Deprivation in Eastbourne third highest in Sussex

Community Stuff CIC Eastbourne (photo submitted). SUS-160911-153636001
Community Stuff CIC Eastbourne (photo submitted). SUS-160911-153636001
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The level of deprivation in Eastbourne ranks third highest across the county, according to a new report by a Sussex charity.

However the borough has now fallen below the national average since the Sussex Community Foundation’s first report on poverty published in 2013.

Its latest report released this week, called ‘Sussex Uncovered 2: Bridging the Gap’, ranks the borough third across Sussex behind both Hastings and Brighton & Hove against indicators of multiple deprivation, and 129th out of 326 areas in England.

Three areas Devonshire, Hampden Park, and Langney rank in the top 20 per cent nationally for deprivation.

Clare Hackney-Ring and Sue Moris are directors of Eastbourne-based Community Stuff, a community interest company which has received funding from the Sussex Community Foundation.

The organisation provides free summer holiday activities for families on low incomes and throughout the year runs cooking courses and sessions for parents, mostly in children’s centres in the town with the help of a team of volunteers.

Clare explained how their sessions allowed parents to take some time off and learn basic skills, and also gives families in temporary accommodation the chance to have a break from being stuck in a room.

Community Stuff has seen an increase in demand over the last few years due to cuts in children’s services, which Clare felt had particularly affected low income families, and described how Eastbourne would be a sad place without voluntary organisations, community interest companies, and charities.

She added: “It does not really hurt to take a bit of time off to help somebody else. This is what we try to promote, a feeling of community spirit.”

The report also ranks 999 small areas of 1,500 people across Sussex on the proportion of children living in income-deprived families.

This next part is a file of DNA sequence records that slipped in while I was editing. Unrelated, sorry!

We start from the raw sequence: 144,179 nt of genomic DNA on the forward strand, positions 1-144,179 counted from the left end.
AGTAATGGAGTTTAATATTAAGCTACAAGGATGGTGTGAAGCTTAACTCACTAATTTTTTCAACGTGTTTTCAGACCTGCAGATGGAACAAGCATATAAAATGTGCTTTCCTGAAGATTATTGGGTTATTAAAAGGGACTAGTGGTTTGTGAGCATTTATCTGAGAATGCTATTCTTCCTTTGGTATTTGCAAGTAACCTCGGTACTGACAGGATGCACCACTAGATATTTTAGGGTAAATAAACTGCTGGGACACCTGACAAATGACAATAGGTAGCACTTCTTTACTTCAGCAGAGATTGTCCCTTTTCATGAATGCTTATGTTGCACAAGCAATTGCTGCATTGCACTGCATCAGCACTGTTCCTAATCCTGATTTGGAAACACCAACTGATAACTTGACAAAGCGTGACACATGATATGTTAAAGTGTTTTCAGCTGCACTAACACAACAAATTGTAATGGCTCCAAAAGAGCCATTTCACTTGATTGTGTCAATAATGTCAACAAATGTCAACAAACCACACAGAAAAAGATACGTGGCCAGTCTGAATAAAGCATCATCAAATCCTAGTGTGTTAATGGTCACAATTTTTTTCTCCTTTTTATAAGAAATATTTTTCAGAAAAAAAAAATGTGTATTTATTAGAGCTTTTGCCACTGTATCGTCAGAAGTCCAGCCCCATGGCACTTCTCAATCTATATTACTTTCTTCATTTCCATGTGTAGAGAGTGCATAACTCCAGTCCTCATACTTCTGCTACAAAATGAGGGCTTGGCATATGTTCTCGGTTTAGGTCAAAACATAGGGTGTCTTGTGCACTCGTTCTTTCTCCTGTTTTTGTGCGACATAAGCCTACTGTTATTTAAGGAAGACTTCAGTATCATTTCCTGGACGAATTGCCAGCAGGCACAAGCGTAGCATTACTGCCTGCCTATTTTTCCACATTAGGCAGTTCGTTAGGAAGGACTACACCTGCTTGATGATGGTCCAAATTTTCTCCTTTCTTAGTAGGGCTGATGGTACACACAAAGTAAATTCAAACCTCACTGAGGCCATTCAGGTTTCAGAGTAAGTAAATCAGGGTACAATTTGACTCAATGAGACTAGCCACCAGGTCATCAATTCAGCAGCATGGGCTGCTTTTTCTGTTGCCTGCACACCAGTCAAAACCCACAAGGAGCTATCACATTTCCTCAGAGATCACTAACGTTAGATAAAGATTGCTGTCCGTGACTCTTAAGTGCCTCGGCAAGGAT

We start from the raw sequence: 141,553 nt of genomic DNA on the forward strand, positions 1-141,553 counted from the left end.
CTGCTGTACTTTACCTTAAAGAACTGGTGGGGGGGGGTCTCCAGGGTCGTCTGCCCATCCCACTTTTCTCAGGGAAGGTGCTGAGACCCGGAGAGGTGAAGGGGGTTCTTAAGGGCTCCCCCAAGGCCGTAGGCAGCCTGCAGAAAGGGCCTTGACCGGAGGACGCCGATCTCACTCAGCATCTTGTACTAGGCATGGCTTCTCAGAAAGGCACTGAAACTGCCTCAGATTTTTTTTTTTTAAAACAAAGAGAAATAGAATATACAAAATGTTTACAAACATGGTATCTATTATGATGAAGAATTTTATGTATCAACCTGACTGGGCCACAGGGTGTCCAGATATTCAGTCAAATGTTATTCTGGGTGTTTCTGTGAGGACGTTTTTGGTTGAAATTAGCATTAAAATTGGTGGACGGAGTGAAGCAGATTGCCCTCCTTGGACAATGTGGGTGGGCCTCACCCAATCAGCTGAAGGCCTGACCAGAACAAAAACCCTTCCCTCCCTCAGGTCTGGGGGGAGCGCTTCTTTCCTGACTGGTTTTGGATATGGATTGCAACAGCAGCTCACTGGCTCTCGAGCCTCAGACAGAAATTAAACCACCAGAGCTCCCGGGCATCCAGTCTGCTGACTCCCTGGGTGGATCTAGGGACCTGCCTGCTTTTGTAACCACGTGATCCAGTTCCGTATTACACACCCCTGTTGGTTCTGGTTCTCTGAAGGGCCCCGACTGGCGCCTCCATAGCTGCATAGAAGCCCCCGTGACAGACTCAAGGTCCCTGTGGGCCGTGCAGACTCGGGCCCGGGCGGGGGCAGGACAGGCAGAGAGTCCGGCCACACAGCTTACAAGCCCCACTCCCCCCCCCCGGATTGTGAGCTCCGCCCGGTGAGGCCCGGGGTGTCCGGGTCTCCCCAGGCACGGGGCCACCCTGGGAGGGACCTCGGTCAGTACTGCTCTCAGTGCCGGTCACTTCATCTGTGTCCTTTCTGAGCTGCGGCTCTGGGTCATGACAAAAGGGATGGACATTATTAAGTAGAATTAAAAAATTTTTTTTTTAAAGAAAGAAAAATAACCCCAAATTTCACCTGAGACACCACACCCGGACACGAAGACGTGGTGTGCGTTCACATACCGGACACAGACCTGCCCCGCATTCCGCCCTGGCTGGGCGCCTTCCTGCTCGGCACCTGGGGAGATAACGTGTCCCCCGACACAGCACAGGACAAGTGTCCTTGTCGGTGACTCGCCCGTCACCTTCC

Using the Income Deprivation Affecting Children Index, parts of the Sovereign, Langney, and Devonshire wards have nearly four in ten children living in poverty, all figures in the top 40 across Sussex.

Part of the Upperton ward has the lowest rate of child poverty in Eastbourne, at just 5.1 per cent.

David Tutt, leader of Eastbourne Borough Council, said: “The Sussex Community Foundation’s report correctly identifies that there are pockets of deprivation and child poverty across East Sussex including parts of Eastbourne.

“As a borough council we will do all that we can in these challenging times when Government are cutting benefits to combat this.

“To this end we will continue to work in partnership with the many voluntary and charitable organisations in the town to find ways of easing this hardship and provide opportunities to help people escape poverty.”

Kevin Richmond, chief executive at the Sussex Community Foundation, said: “The first Sussex Uncovered report was the first report to give a broad view of issues facing local communities across the entirety of Sussex.

“It found that Sussex is a great place to live if you can afford it. In this report, we wanted to look in a more qualitative way to uncover what is going on at the grassroots.”

He added: “We asked a number of the groups that we have funded to tell us about the services they provide, how they are managing the new funding environment and their hopes for the future. Their views and experiences are reflected in this report.”

According to the report, reductions in Government spending has started to have a ‘real impact’ on Sussex residents and on the charities and community groups that support them.

The report’s executive summary states: “Many local charities feel they are facing the perfect storm of increasing need, reducing funding and an uncertain future.

“We aim to provide shelter from the storm for the local community by providing a flexible and responsive source of funding for the people who give their time to help those in need.

“Sussex is a great place to live, if you can afford it. We hope that this report will show our current and future donors what the needs of Sussex people continue to be and how, together, we can use our unique model of community philanthropy to support the charities and community groups and volunteers that work so hard to make Sussex a great place to live for everyone.”

Visit www.communitystuff.org.uk email info@communitystuff.org.uk or search for their Facebook page by searching ‘Community Stuff Eastbourne’.